Thursday, April 18, 2013


I'm not much interested in the Boston Marathon explosion events.  To my sons in Norway and Alaska, for whom Boston is right next door to home, and Copley is a recognisable place from afar, it may seem nearer, because it is literally 99% of the way home.

But we have had a death in our circle this week which will affect us more, and really, most people in New England have something in their immediate lives which looms larger. Public events are like the weather, or the sports teams: something that everyone shares with 5% of their consciousness.  Therefore, the people who make their living by dwelling in that 5% common store are all deeply involved.

I wonder why the sports teams care all that much, and wonder if they are just exploiting the tragedy for PR.  Yet I don't think so.  They live in that world.  They equate it with real life.  They are not out in Sudbury or Scituate, they are right there in BOSTON, going past all the places mentioned quite frequently.  The news people likewise - their offices are in the city. The city, the city, the city is the center.  Norwood and Natick are peripheral.  They cannot take their eyes off this, even if neighbors have death or destruction.  To the politicians the picture is clear -  what happens to them, or among them, is much more important than what happens in Boxford or Bolton.

So that's what they all talk about, as if that is obviously the most important thing happening.  I admit, a few dead and almost 200 injured is a big deal.  But the shared mentality is of the news, the politicians, and the teams combining to make it look more universal than it actually is.  OMG, the kid was from Dorchester!  Why, I go past Dorchester a lot!  A BU grad student! Oh no!  I knew some BU grad students once!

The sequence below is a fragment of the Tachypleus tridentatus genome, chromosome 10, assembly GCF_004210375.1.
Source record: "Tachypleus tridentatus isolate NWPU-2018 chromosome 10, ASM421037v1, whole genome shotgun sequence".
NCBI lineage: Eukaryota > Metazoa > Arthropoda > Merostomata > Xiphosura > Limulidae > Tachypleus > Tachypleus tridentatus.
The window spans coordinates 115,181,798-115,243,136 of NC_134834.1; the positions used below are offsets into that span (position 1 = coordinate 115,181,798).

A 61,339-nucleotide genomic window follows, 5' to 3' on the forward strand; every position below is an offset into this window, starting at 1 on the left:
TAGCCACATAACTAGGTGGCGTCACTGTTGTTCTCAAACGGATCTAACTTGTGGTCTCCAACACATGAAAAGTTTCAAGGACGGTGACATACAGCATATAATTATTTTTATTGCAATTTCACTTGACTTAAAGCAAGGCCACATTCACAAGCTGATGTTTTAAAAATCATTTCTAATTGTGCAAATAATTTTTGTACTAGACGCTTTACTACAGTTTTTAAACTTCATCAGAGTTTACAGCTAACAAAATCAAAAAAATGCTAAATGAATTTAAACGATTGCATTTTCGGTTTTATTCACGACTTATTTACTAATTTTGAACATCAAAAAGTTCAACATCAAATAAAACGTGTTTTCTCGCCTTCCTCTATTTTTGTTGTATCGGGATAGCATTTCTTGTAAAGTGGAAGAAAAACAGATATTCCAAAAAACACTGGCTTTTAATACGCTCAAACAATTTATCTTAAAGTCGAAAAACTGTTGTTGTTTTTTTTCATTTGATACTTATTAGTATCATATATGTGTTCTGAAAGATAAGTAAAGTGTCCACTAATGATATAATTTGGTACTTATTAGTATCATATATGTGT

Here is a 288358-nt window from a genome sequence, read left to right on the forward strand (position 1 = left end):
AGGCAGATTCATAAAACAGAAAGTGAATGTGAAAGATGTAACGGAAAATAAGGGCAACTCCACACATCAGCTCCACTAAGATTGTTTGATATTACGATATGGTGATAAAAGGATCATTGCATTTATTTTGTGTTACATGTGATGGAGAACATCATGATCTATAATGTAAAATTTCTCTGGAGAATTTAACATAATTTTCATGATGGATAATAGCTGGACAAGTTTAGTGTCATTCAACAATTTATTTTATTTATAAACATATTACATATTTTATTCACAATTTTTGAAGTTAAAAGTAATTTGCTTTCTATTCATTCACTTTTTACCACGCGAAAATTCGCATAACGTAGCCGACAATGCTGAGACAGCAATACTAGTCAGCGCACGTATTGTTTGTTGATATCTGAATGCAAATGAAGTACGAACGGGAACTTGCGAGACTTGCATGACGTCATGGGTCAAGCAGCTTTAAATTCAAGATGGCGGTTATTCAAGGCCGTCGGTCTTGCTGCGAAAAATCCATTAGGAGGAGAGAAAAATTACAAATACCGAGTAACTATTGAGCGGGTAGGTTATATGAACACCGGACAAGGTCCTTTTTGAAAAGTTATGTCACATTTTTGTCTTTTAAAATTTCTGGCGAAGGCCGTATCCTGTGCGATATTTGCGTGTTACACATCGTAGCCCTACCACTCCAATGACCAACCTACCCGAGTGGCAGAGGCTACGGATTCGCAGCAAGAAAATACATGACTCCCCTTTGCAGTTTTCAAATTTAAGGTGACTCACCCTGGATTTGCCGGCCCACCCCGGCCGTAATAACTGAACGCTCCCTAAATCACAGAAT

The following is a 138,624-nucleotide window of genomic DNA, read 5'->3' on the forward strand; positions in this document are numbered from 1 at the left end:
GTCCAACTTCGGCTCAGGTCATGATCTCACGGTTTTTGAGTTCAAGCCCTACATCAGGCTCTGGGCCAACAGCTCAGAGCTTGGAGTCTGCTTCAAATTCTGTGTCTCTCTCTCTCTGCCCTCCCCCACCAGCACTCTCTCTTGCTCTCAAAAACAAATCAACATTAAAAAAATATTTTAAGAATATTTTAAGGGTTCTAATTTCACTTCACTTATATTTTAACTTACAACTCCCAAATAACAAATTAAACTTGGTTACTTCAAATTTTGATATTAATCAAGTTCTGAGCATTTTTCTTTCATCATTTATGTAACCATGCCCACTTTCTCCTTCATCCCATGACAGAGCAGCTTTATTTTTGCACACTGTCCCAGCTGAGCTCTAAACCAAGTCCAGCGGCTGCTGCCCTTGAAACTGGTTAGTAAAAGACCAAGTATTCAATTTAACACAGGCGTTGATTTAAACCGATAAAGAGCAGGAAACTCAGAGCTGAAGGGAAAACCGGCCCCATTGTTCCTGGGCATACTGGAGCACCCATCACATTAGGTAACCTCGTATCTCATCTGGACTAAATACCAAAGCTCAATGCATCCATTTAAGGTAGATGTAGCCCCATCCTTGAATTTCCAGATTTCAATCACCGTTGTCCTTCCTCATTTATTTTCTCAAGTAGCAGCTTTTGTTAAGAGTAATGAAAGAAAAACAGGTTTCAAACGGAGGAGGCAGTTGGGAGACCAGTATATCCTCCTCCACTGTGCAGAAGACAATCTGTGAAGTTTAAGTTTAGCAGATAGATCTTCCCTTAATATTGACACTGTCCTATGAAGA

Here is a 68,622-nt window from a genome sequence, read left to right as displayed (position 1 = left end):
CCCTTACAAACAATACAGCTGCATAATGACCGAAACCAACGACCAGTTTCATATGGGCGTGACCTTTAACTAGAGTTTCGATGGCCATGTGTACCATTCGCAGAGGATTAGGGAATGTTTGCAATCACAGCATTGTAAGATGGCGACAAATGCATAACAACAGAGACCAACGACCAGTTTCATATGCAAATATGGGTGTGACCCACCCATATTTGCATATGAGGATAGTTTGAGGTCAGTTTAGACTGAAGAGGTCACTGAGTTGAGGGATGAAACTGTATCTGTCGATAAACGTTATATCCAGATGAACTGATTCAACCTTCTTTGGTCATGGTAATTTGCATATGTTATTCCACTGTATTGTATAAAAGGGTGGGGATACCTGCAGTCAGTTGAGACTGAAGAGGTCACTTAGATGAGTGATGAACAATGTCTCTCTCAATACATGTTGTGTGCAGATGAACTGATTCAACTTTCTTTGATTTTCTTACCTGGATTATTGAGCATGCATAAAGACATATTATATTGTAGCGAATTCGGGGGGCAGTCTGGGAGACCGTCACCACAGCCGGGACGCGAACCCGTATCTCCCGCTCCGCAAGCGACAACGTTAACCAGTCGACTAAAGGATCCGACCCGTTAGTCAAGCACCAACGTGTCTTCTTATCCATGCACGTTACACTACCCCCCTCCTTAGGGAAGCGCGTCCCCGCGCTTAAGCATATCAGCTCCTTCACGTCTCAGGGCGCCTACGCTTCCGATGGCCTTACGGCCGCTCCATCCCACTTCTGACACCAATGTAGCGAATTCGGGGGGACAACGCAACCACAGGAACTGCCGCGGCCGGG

The President weighs in, and he should.  He is also a public person, and when tragedy reaches a certain threshold, it is his job to effectively say "This is very sad.  We will help pursue justice."  This president does a reasonable job at that.  But the threshold is deeply related to the local team/local news tribal bulletin board.  A hundred thousand other families have had tragedies this week that have gone unmentioned.  They just don't rate.

I don't much care about it all, except as a phenomenon I can observe in the abstract.


Dubbahdee said...

I have had similar thoughts, although it has been interesting to observe as things have unfolded, how I my separation from the events has somewhat decreased. My first impression was "Well, I was there only 4 years ago as they were setting up the bleachers for the marathon."

Now I find that an acquaintance was .2 miles from the blast at that moment. And folks from the town next door were injured. I don't know them, but they are from only a few miles away. I'm sure someone I know knows them. So now perhaps 2 degrees of separation. Almost touches me directly, but not quite really.

Even so, the breathless moment by moment coverage, the underlying assumption that we need to track every development in real time (even as nothing is developing) strikes me as odd. I see some people glued to the media -- dancing to the piper's tune because the piper says we must. "I am piping. Therefore my tune is important."

Yeah. Whatever. I have stuff to do. I'll check back later.

Sam L. said...

I vas dere, Sharley, in 19and80. I am remote from that time. Concerned, but nothing I can do.

james said...

It turns out that one of the dead (Lu) is a friend of a friend, if "friend" means someone you know and have worked with a little. I'm still distant.

I'm not sure the "lockdown" is quite as convenient for the police as they think; there are now many fewer eyes on the street.

Doug said...

Interesting to contrast the coverage for the Boston Marathon bombing to that of the fertilizer factory explosion in Texas. Haven't heard much about that on the local news...and I am far enough away from Boston to claim that news coverage is not skewed due to it actually being a local event.

Assistant Village Idiot said...

Well, the factory you work in blowing up is a scary narrative, and people try to do movies about those sort of fears - trying to blame evil corporations, usually. But it's less personal. Unknown people who walk among us trying to kill us is a narrative that grips us more. More movies about that.

jaed said...

(Prophetic comment by James, I just want to note. Once allowed out, an observant citizen promptly noticed something.)